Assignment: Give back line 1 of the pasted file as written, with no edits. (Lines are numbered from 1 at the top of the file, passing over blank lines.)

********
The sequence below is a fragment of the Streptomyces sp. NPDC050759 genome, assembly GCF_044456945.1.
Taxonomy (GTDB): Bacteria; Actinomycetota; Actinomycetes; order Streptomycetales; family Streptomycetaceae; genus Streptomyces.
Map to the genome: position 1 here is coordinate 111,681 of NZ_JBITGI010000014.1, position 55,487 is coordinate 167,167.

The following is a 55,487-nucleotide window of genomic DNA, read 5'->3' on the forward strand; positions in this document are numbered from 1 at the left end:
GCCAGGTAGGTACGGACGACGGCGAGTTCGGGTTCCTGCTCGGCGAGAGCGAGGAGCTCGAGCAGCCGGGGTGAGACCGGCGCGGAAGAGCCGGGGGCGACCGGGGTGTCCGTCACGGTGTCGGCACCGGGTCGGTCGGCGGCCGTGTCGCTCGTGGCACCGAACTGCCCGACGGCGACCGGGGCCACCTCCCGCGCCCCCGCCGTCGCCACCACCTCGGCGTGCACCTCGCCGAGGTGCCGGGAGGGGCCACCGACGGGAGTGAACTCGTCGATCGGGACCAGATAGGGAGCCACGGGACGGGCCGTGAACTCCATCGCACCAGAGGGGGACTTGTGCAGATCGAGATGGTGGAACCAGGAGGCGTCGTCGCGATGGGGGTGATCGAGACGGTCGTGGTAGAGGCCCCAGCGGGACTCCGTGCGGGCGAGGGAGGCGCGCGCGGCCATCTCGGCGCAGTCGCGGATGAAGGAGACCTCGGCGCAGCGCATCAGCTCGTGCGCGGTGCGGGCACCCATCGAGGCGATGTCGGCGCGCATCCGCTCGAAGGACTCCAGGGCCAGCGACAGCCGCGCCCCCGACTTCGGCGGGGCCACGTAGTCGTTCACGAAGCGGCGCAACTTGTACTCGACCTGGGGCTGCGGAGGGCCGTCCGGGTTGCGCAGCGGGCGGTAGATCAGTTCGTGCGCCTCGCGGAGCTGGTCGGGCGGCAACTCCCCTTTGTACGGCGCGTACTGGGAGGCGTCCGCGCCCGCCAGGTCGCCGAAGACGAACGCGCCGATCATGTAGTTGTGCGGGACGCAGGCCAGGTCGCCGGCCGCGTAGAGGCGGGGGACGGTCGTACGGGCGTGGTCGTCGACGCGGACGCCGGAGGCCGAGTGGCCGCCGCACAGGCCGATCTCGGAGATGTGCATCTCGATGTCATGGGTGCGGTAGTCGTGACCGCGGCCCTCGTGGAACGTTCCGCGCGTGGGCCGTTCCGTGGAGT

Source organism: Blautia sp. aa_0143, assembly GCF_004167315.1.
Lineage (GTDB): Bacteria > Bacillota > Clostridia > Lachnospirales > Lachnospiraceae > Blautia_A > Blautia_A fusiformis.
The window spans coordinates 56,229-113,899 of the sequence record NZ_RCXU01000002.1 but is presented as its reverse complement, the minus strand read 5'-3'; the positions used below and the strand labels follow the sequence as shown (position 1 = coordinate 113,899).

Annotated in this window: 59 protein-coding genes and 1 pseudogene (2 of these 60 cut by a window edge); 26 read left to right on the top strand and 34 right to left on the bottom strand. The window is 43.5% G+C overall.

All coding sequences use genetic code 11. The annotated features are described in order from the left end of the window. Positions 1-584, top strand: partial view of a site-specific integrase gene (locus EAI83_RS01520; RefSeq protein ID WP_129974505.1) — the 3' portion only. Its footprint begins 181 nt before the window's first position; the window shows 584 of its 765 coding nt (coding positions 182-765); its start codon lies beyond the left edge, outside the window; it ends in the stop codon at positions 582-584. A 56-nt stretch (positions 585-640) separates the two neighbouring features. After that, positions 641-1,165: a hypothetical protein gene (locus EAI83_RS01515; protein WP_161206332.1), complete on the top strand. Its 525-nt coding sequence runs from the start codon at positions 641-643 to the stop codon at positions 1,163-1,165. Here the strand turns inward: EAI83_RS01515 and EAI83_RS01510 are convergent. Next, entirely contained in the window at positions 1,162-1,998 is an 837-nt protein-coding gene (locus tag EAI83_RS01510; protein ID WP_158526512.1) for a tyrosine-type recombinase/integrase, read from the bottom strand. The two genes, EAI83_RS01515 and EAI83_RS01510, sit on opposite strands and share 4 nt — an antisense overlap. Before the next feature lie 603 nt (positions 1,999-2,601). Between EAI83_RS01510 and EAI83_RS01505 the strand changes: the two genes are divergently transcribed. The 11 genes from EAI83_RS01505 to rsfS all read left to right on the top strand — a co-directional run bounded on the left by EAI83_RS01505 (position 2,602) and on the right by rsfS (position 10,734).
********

The sequence below is a fragment of the Streptomyces sp. NPDC050759 genome, assembly GCF_044456945.1.